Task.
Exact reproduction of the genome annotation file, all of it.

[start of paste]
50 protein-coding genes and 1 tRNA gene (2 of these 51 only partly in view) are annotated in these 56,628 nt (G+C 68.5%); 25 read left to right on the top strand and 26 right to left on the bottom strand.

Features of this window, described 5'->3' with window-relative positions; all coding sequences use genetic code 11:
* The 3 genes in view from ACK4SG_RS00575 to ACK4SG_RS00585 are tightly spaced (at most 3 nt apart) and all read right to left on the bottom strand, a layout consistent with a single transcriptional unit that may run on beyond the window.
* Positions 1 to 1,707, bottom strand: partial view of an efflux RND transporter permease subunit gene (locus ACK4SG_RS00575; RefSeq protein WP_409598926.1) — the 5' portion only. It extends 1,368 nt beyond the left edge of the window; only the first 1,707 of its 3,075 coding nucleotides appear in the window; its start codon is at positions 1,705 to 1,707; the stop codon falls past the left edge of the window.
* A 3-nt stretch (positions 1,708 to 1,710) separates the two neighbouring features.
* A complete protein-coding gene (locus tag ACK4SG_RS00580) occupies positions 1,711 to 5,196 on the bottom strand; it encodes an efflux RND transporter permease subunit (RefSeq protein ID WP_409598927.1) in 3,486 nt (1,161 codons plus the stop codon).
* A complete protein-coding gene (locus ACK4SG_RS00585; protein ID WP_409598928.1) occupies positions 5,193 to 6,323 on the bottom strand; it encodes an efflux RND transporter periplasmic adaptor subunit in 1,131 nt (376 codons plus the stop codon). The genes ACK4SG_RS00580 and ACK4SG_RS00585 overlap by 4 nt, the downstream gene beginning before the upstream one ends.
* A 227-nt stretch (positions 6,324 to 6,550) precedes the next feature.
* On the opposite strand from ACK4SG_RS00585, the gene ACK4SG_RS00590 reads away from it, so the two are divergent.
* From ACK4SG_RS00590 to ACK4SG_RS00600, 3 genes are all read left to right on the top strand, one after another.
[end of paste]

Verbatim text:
50 protein-coding genes and 1 tRNA gene (2 of these 51 only partly in view) are annotated in these 56,628 nt (G+C 68.5%); 25 read left to right on the top strand and 26 right to left on the bottom strand.

Features of this window, described 5'->3' with window-relative positions; all coding sequences use genetic code 11:
* The 3 genes in view from ACK4SG_RS00575 to ACK4SG_RS00585 are tightly spaced (at most 3 nt apart) and all read right to left on the bottom strand, a layout consistent with a single transcriptional unit that may run on beyond the window.
* Positions 1 to 1,707, bottom strand: partial view of an efflux RND transporter permease subunit gene (locus ACK4SG_RS00575; RefSeq protein WP_409598926.1) — the 5' portion only. It extends 1,368 nt beyond the left edge of the window; only the first 1,707 of its 3,075 coding nucleotides appear in the window; its start codon is at positions 1,705 to 1,707; the stop codon falls past the left edge of the window.
* A 3-nt stretch (positions 1,708 to 1,710) separates the two neighbouring features.
* A complete protein-coding gene (locus tag ACK4SG_RS00580) occupies positions 1,711 to 5,196 on the bottom strand; it encodes an efflux RND transporter permease subunit (RefSeq protein ID WP_409598927.1) in 3,486 nt (1,161 codons plus the stop codon).
* A complete protein-coding gene (locus ACK4SG_RS00585; protein ID WP_409598928.1) occupies positions 5,193 to 6,323 on the bottom strand; it encodes an efflux RND transporter periplasmic adaptor subunit in 1,131 nt (376 codons plus the stop codon). The genes ACK4SG_RS00580 and ACK4SG_RS00585 overlap by 4 nt, the downstream gene beginning before the upstream one ends.
* A 227-nt stretch (positions 6,324 to 6,550) precedes the next feature.
* On the opposite strand from ACK4SG_RS00585, the gene ACK4SG_RS00590 reads away from it, so the two are divergent.
* From ACK4SG_RS00590 to ACK4SG_RS00600, 3 genes are all read left to right on the top strand, one after another.